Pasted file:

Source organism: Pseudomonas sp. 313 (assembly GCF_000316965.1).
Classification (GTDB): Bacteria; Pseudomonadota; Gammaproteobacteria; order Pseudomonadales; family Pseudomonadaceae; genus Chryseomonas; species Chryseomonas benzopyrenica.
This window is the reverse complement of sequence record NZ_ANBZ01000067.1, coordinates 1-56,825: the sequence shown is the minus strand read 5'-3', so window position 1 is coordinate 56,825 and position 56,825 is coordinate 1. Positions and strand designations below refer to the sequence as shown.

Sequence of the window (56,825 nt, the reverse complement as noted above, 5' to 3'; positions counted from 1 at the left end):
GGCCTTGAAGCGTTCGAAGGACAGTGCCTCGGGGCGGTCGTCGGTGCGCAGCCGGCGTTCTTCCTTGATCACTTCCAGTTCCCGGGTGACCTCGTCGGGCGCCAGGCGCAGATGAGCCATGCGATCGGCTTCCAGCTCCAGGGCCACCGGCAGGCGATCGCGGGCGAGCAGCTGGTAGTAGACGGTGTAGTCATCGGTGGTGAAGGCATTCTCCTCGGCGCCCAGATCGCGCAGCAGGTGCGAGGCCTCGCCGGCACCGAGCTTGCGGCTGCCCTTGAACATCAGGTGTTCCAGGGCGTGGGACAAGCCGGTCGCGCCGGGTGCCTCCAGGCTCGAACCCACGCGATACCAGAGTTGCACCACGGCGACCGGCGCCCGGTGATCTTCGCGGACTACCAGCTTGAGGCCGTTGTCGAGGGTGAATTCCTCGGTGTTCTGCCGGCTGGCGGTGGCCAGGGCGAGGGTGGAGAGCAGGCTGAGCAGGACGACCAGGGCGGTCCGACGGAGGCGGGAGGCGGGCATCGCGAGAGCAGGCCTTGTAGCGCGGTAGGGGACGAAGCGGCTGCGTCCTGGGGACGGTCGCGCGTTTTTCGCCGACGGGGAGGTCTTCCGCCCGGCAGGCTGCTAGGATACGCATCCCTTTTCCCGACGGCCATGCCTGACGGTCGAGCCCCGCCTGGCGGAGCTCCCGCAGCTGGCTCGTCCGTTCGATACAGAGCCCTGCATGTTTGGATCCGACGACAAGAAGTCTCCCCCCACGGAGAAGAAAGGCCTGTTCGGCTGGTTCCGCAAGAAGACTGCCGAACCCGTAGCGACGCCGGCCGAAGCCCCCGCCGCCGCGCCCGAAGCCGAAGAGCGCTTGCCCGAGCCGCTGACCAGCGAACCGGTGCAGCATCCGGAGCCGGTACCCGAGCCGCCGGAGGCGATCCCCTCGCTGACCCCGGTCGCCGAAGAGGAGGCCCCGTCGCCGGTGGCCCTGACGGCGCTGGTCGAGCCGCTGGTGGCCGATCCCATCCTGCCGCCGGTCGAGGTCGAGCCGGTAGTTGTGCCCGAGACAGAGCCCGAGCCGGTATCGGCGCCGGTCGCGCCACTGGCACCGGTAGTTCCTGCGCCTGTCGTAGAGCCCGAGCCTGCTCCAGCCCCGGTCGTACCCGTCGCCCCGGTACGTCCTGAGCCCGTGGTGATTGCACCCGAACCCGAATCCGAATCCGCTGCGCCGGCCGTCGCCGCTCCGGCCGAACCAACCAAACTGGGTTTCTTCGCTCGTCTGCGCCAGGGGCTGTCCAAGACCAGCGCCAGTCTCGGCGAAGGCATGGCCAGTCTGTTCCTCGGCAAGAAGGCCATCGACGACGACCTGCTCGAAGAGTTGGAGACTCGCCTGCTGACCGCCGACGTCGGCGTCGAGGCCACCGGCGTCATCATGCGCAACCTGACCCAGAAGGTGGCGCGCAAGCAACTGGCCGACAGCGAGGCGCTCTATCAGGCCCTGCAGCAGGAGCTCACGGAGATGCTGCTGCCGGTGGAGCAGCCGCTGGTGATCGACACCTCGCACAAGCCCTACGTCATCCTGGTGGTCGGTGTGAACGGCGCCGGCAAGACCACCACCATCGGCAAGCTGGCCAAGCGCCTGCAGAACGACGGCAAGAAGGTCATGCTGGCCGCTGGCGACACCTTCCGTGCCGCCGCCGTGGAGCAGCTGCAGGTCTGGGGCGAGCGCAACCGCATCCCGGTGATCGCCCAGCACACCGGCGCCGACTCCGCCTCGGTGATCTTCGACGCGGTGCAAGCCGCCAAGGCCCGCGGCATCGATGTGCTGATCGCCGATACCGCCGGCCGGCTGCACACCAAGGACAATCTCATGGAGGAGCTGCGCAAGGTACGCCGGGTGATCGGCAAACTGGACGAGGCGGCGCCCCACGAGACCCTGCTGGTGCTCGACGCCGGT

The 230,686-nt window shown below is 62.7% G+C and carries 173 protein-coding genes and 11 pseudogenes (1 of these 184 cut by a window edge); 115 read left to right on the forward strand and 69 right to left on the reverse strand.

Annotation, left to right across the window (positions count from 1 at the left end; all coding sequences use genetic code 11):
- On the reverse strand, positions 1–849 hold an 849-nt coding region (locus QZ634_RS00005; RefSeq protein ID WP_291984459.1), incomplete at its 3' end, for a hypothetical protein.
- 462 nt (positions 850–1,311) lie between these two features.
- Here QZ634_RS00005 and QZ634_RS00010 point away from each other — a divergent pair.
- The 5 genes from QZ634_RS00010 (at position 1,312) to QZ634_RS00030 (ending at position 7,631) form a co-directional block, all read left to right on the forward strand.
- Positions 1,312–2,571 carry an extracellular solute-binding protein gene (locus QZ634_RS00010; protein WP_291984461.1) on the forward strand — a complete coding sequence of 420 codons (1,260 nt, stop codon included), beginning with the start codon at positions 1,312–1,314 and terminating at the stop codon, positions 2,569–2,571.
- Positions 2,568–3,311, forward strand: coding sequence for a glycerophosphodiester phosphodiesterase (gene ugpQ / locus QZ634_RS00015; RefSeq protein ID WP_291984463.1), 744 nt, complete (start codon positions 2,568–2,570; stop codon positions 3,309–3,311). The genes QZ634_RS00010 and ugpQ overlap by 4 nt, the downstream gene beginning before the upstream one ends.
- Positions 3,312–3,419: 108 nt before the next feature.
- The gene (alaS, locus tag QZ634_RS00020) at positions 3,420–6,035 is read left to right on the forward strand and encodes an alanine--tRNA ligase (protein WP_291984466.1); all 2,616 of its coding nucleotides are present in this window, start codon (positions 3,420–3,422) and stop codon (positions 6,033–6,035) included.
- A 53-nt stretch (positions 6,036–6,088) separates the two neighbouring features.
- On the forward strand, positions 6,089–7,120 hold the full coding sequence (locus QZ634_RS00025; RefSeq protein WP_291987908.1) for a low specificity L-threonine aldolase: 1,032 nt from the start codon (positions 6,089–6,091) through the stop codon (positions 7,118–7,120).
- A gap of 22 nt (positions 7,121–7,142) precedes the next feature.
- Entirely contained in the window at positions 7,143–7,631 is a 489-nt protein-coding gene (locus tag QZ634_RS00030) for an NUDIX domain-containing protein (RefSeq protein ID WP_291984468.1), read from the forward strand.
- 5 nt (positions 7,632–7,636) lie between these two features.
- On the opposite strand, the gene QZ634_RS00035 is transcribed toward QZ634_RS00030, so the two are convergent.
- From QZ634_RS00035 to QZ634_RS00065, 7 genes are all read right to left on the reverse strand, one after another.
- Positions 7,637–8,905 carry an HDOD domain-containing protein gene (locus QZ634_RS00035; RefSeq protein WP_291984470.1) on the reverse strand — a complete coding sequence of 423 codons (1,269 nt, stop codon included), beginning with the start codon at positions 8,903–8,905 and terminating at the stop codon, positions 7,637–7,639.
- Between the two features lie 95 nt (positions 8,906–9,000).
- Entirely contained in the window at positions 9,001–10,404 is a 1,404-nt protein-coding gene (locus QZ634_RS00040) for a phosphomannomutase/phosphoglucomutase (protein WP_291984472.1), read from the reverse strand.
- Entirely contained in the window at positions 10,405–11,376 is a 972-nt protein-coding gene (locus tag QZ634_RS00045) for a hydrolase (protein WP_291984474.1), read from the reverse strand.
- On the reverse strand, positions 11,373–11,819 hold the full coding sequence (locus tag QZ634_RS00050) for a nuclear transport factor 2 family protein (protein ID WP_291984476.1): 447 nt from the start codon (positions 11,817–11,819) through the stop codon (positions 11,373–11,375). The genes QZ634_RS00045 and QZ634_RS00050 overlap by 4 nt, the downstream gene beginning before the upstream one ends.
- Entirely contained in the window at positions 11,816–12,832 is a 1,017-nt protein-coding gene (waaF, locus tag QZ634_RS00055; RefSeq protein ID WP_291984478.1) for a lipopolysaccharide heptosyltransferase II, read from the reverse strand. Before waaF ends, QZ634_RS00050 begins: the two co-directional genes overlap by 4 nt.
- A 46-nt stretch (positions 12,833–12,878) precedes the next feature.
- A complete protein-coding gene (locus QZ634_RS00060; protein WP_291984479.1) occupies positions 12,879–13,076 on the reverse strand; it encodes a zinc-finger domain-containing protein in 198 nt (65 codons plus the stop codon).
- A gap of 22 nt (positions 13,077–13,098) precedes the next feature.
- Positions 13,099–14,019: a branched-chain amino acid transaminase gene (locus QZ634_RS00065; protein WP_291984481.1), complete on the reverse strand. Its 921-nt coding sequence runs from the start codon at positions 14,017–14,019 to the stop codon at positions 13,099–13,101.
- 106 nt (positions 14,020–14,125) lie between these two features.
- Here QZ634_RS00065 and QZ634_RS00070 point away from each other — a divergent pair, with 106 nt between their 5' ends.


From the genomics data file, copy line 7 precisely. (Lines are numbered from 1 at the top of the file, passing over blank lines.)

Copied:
Annotation, left to right across the window (positions count from 1 at the left end; all coding sequences use genetic code 11):